1 tablespoon fresh lemon juice

1 tablespoon butter

For the filling, in a large bowl, combine the sugar, cornstarch, cinnamon and salt. Add the blackberries and apples; toss to coat. Add the lemon juice and butter; toss until butter is melted. Spoon into a shallow 2-qt casserole dish that has been coated with cooking spray.

Let stand while preparing the topping.

For the topping, in another bowl, whisk together the flour, baking powder, white sugar and salt; add the milk and butter. Beat with a fork until blended (the mixture will be lumpy).

Sprinkle evenly over filling.

Bake at 400 degrees for 40 minutes or until golden brown. Serve warm with vanilla ice cream if desired

Makes 8 to 10 servings.

Blackberry Buckle

The buckle is a tantalizing coffee cake made with fresh or frozen berries. The berries are always rinsed and drained well before using. When fresh berries are out of season or too expensive, frozen berries are a good substitute and can always be found in the freezer section of your local grocery store.

This coffee cake is lovely served warm with a glass of milk or a steaming hot cup of coffee.

1 cup fresh or frozen blackberries

2 cups all purpose flour

1 1/2 cups sugar, divided

1 tablespoon baking powder

1/2 teaspoon salt

3/4 cup (12 tablespoons) butter, softened

2 large eggs

1 1/2 teaspoons vanilla extract


3 tablespoons milk

2 cups powdered sugar

Place a rack in the center of the oven and preheat to 350 degrees F. Butter a 9-inch square baking pan.

Cut the butter into several pieces and place in a large bowl. Stir in 1 cup of sugar and beat with an electric mixer on low speed until the mixture is crumbly. Add the eggs, one at a time, beating after each addition. Add the vanilla extract.

Add the flour, baking powder and salt to the butter mixture; stir just until mixed. With a spoon, gently fold in the berries. Spread the batter in the prepared pan.

To make the topping, in a small bowl, stir together the milk and remaining 1/2 cup of sugar; stir in the powdered sugar until smooth. Spoon the mixture over the batter in the pan.

Bake for 40 to 45 minutes or until a toothpick inserted into the center comes out clean. Let cool on a wire rack. Cut into squares and dust with powdered sugar, if desired.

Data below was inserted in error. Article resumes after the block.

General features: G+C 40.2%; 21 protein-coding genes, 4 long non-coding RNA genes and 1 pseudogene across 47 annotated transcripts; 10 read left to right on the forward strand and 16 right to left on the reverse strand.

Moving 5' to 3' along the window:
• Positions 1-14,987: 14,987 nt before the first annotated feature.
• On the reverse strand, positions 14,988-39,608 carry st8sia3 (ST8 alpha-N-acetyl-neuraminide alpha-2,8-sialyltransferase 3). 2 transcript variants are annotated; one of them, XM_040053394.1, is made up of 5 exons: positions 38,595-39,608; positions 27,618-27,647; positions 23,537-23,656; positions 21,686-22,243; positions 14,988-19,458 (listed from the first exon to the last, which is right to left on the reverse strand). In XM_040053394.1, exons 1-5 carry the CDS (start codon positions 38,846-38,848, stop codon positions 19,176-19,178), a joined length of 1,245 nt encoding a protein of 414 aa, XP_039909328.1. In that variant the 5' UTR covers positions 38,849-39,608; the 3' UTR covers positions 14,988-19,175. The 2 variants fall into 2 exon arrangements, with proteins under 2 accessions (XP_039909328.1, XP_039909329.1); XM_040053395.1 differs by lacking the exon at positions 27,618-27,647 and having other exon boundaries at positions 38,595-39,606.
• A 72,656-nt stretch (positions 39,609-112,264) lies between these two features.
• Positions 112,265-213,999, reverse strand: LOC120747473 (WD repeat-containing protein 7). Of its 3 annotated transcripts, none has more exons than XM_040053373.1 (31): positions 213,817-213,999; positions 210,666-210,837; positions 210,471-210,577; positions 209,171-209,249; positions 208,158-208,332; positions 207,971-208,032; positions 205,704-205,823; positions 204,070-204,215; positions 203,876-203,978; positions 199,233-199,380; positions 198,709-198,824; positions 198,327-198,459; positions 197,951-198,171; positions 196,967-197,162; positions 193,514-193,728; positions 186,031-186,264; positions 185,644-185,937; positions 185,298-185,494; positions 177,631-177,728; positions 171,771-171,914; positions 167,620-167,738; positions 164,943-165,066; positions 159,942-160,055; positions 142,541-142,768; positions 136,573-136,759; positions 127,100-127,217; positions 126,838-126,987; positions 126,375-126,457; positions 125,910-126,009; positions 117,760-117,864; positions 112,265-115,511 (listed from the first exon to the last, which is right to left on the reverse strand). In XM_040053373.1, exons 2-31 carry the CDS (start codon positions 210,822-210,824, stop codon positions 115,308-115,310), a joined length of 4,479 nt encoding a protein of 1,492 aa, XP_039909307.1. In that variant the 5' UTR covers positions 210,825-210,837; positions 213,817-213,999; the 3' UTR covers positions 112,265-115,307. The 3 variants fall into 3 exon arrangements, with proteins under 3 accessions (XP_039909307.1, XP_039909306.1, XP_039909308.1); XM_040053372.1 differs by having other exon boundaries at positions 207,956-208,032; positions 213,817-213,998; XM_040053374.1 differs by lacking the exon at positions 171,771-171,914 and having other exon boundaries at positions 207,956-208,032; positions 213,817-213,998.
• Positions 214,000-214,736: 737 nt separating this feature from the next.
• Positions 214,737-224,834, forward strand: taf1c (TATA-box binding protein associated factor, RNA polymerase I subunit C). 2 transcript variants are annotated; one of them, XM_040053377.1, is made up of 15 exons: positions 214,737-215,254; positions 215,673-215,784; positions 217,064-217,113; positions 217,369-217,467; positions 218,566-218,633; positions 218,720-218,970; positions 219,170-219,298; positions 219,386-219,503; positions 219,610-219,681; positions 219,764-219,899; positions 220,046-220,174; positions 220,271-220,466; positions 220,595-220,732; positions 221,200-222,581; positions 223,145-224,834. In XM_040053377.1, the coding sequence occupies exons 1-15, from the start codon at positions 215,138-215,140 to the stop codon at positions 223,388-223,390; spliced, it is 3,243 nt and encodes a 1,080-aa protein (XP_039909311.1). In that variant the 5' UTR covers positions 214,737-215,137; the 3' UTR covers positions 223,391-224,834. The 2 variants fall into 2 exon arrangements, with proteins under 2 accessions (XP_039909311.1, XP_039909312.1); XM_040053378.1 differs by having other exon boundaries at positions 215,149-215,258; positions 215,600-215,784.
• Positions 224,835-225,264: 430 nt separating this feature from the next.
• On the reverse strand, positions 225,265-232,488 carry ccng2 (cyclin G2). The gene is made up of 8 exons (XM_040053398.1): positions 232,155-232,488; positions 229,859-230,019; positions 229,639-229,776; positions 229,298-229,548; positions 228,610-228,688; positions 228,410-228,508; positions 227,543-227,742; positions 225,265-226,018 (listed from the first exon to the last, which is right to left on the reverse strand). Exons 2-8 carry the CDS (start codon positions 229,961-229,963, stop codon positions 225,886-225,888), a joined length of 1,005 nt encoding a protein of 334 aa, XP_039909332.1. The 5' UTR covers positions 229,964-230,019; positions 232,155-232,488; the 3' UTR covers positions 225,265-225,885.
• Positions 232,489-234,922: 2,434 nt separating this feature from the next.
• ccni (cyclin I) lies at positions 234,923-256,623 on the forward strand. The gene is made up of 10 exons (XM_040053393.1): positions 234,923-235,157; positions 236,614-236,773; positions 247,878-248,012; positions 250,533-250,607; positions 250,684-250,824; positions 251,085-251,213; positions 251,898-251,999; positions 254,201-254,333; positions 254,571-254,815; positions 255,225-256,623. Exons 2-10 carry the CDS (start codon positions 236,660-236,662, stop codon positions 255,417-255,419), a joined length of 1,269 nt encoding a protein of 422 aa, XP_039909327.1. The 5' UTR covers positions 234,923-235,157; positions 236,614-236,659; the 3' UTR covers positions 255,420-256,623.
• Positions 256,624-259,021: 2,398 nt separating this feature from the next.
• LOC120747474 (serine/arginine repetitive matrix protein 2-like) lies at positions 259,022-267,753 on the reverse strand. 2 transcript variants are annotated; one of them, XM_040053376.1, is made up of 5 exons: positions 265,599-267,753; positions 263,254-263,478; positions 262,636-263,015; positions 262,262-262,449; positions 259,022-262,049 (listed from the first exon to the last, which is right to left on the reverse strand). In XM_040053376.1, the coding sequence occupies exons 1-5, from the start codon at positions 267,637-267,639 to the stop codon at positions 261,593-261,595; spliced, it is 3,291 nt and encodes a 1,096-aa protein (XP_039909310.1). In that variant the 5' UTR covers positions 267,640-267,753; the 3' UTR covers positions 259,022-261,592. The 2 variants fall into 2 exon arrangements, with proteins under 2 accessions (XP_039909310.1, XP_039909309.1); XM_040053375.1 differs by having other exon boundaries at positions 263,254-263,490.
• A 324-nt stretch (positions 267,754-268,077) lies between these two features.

Makes 16 servings.

Glazed Cranberry Ring

This is a big holiday favorite in my house because it’s so easy to make. The rings are always a big hit when taken to parties or family gatherings too. And they can be made a few days ahead and stored in an airtight container or wrapped well and freezer for up to one month.

The glaze is super easy to mix up too, just dump everything into a bowl and stir.

Cranberry Filling:

2 one-pound bags fresh cranberries (about 4 cups)

1 1/2 cups sugar

1 cup water

1 tablespoon lemon juice

1 teaspoon vanilla

Combine the cranberries, sugar, and water in a large saucepan over medium heat. Cook, stirring occasionally until the berries begin to break down, about 10 minutes. Stir in the lemon juice and vanilla.

Roll out the dough into a 16×12-inch rectangle on a lightly floured surface. Cut the dough into 12 (4×4-inch) squares. Place about 1 1/2 tablespoons of cranberries on one square of dough. Moisten the edges with water and top with a second square of dough. Pinch the edges to seal, then gently push the edge with your thumb to create a decorative border.

Cut a small piece off the bottom of each so that they stand evenly. Place on the prepared baking sheets and refrigerate 30 minutes.

Bake in the preheated oven until the edges are lightly browned, about 25 minutes. Cool on the pan on wire racks for 10 minutes, then transfer to a wire rack to cool completely.

While the rings are baking, make the glaze. Combine the powdered sugar, milk and vanilla in a bowl. Whisk until smooth. When the rings are cool enough to handle, dip the tops into the glaze and place right side up on a wire rack. Allow the glaze to set before serving.

Makes 2 dozen.

NOTE: For this recipe you will need 2 (16×12-inch) sheets of frozen phyllo dough, thawed.

Pumpkin Spice Muffins